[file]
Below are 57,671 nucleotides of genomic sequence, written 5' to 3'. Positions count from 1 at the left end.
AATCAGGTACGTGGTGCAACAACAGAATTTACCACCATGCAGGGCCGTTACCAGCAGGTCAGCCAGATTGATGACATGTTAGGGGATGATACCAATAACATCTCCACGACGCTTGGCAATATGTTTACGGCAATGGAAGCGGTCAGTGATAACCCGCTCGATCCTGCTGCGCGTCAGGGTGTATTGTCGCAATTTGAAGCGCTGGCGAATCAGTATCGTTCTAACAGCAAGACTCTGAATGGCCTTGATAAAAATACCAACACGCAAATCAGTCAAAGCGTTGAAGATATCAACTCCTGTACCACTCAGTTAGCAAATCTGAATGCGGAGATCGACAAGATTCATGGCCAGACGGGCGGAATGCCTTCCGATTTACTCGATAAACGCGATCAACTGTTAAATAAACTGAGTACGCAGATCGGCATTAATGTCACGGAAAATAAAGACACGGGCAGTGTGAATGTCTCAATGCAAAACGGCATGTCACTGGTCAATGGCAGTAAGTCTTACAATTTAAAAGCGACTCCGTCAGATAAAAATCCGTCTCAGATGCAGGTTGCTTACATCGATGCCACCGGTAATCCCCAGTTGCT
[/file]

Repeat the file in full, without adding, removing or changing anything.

Below are 57,671 nucleotides of genomic sequence, written 5' to 3'. Positions count from 1 at the left end.
AATCAGGTACGTGGTGCAACAACAGAATTTACCACCATGCAGGGCCGTTACCAGCAGGTCAGCCAGATTGATGACATGTTAGGGGATGATACCAATAACATCTCCACGACGCTTGGCAATATGTTTACGGCAATGGAAGCGGTCAGTGATAACCCGCTCGATCCTGCTGCGCGTCAGGGTGTATTGTCGCAATTTGAAGCGCTGGCGAATCAGTATCGTTCTAACAGCAAGACTCTGAATGGCCTTGATAAAAATACCAACACGCAAATCAGTCAAAGCGTTGAAGATATCAACTCCTGTACCACTCAGTTAGCAAATCTGAATGCGGAGATCGACAAGATTCATGGCCAGACGGGCGGAATGCCTTCCGATTTACTCGATAAACGCGATCAACTGTTAAATAAACTGAGTACGCAGATCGGCATTAATGTCACGGAAAATAAAGACACGGGCAGTGTGAATGTCTCAATGCAAAACGGCATGTCACTGGTCAATGGCAGTAAGTCTTACAATTTAAAAGCGACTCCGTCAGATAAAAATCCGTCTCAGATGCAGGTTGCTTACATCGATGCCACCGGTAATCCCCAGTTGCT